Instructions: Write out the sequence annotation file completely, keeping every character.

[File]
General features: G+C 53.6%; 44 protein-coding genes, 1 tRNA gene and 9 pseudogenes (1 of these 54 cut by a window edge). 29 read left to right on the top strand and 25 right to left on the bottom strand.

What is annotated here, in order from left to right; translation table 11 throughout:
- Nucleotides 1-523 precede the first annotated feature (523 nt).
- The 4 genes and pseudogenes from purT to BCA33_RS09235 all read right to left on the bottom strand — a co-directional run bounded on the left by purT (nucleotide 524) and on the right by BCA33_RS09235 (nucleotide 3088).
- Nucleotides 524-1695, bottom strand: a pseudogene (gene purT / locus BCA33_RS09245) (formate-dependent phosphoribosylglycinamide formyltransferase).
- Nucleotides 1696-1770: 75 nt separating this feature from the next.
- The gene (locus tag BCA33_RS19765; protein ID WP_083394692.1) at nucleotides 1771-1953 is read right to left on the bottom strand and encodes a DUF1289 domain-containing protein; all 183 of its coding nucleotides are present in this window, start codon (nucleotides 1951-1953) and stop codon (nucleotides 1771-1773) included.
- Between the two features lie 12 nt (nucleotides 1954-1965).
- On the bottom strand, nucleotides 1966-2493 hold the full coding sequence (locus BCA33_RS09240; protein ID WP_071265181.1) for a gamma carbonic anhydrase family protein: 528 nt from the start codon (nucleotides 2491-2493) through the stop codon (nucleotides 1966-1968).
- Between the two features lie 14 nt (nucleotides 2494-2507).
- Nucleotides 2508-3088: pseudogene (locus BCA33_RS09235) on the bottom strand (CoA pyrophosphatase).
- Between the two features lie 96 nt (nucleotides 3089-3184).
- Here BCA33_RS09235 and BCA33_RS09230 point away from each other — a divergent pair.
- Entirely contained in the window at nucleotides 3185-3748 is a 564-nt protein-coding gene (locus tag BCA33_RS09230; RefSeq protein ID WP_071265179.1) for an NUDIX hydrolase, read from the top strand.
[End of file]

General features: G+C 53.6%; 44 protein-coding genes, 1 tRNA gene and 9 pseudogenes (1 of these 54 cut by a window edge). 29 read left to right on the top strand and 25 right to left on the bottom strand.

What is annotated here, in order from left to right; translation table 11 throughout:
- Nucleotides 1-523 precede the first annotated feature (523 nt).
- The 4 genes and pseudogenes from purT to BCA33_RS09235 all read right to left on the bottom strand — a co-directional run bounded on the left by purT (nucleotide 524) and on the right by BCA33_RS09235 (nucleotide 3088).
- Nucleotides 524-1695, bottom strand: a pseudogene (gene purT / locus BCA33_RS09245) (formate-dependent phosphoribosylglycinamide formyltransferase).
- Nucleotides 1696-1770: 75 nt separating this feature from the next.
- The gene (locus tag BCA33_RS19765; protein ID WP_083394692.1) at nucleotides 1771-1953 is read right to left on the bottom strand and encodes a DUF1289 domain-containing protein; all 183 of its coding nucleotides are present in this window, start codon (nucleotides 1951-1953) and stop codon (nucleotides 1771-1773) included.
- Between the two features lie 12 nt (nucleotides 1954-1965).
- On the bottom strand, nucleotides 1966-2493 hold the full coding sequence (locus BCA33_RS09240; protein ID WP_071265181.1) for a gamma carbonic anhydrase family protein: 528 nt from the start codon (nucleotides 2491-2493) through the stop codon (nucleotides 1966-1968).
- Between the two features lie 14 nt (nucleotides 2494-2507).
- Nucleotides 2508-3088: pseudogene (locus BCA33_RS09235) on the bottom strand (CoA pyrophosphatase).
- Between the two features lie 96 nt (nucleotides 3089-3184).
- Here BCA33_RS09235 and BCA33_RS09230 point away from each other — a divergent pair.
- Entirely contained in the window at nucleotides 3185-3748 is a 564-nt protein-coding gene (locus tag BCA33_RS09230; RefSeq protein ID WP_071265179.1) for an NUDIX hydrolase, read from the top strand.